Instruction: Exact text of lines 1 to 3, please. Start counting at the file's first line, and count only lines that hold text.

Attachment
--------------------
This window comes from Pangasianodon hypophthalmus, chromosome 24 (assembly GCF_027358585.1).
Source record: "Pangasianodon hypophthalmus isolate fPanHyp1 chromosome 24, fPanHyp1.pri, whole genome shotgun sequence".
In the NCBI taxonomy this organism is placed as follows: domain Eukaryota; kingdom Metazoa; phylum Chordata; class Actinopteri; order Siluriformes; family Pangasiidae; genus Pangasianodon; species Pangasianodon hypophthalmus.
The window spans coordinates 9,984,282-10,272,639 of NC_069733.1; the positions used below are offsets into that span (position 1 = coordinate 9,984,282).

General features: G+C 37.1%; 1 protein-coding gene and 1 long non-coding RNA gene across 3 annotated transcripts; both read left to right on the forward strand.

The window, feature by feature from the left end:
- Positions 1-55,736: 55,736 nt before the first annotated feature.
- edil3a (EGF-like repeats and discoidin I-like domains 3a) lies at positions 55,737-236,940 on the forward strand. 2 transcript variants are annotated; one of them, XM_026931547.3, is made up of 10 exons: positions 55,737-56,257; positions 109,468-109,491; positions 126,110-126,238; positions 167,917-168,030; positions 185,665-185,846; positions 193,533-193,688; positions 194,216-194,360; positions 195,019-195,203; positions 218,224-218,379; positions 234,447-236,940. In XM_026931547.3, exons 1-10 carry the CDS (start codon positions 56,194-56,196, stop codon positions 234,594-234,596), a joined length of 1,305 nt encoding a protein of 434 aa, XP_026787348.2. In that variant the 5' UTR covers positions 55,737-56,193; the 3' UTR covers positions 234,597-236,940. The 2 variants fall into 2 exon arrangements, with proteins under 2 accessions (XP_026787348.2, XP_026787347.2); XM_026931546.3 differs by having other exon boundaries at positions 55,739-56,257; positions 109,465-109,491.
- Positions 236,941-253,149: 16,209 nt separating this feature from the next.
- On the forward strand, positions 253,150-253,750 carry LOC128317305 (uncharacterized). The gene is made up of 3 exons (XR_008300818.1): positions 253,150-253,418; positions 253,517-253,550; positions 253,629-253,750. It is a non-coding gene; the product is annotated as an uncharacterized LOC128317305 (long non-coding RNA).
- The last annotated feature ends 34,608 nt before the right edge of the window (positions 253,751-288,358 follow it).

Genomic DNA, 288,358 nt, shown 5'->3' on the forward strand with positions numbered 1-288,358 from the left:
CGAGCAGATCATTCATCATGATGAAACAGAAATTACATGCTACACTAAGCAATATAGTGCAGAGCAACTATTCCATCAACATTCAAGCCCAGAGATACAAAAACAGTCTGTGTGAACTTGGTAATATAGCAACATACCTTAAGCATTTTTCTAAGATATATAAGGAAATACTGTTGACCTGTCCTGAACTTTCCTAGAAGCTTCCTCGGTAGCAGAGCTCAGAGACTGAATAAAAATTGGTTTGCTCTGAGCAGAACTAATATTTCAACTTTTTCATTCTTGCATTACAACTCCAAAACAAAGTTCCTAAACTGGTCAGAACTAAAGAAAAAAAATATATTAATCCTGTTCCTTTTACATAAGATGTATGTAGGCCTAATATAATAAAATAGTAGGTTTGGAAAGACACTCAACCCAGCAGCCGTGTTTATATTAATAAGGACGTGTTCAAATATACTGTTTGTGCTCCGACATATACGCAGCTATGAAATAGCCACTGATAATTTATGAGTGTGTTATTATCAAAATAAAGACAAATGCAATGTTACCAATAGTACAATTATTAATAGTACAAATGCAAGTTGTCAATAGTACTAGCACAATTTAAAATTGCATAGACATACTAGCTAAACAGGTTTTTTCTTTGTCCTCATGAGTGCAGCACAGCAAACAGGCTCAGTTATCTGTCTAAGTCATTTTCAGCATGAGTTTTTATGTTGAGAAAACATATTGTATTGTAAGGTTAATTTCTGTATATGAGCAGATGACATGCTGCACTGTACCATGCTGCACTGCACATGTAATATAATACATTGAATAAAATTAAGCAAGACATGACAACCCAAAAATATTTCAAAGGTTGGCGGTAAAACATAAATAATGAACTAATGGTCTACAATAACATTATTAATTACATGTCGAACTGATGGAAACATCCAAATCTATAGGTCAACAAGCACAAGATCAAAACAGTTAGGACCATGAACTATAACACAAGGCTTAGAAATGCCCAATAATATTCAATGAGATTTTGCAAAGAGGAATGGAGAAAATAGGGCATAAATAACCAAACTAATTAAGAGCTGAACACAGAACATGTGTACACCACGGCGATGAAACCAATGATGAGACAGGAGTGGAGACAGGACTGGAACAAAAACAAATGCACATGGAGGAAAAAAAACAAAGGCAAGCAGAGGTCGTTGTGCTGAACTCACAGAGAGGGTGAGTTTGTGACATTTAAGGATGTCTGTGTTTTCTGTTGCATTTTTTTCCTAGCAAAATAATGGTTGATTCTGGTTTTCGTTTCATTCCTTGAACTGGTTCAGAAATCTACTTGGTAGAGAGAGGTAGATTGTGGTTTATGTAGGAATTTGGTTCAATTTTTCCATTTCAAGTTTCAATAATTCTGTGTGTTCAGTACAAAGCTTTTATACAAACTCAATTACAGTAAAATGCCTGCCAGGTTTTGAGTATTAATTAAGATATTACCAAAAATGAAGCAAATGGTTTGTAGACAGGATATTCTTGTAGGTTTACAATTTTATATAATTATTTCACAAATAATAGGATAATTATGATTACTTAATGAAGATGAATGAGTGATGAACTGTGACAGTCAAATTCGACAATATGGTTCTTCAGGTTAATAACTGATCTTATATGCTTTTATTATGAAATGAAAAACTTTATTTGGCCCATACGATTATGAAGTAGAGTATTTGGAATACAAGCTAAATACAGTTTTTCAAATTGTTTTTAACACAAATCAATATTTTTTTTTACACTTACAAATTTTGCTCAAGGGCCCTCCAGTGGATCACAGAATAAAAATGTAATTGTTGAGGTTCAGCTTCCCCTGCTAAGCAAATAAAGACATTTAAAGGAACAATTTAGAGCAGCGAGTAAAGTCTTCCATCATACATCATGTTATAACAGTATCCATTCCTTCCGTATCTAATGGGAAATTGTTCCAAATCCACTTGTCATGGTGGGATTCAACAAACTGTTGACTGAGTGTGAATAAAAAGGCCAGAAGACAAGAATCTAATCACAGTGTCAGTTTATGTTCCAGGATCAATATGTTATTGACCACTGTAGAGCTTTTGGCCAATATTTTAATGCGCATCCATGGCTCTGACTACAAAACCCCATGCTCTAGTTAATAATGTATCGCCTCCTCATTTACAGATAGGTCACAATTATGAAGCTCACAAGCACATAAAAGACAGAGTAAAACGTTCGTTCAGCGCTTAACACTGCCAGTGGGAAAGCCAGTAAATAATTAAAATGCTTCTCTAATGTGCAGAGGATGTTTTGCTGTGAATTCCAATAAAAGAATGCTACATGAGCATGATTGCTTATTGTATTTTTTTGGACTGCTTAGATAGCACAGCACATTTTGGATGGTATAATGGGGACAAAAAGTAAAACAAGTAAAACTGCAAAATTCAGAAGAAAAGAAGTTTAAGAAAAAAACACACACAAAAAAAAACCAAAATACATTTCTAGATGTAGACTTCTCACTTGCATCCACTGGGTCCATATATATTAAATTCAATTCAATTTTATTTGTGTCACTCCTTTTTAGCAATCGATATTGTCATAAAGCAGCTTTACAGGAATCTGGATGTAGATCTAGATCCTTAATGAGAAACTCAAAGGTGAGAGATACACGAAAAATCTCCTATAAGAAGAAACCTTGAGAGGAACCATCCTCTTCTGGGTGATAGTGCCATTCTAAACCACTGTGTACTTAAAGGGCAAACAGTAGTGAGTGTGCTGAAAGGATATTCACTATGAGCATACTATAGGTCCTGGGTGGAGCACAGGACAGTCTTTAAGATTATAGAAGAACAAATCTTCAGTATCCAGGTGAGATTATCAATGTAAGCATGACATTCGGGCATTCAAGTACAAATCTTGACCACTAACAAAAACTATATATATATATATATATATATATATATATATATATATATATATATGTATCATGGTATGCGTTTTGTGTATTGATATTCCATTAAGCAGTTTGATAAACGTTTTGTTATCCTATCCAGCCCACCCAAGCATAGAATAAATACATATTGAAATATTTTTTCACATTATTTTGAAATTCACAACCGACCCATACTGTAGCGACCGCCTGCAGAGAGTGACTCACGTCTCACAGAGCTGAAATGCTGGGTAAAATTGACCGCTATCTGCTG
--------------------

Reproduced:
This window comes from Pangasianodon hypophthalmus, chromosome 24 (assembly GCF_027358585.1).
Source record: "Pangasianodon hypophthalmus isolate fPanHyp1 chromosome 24, fPanHyp1.pri, whole genome shotgun sequence".
In the NCBI taxonomy this organism is placed as follows: domain Eukaryota; kingdom Metazoa; phylum Chordata; class Actinopteri; order Siluriformes; family Pangasiidae; genus Pangasianodon; species Pangasianodon hypophthalmus.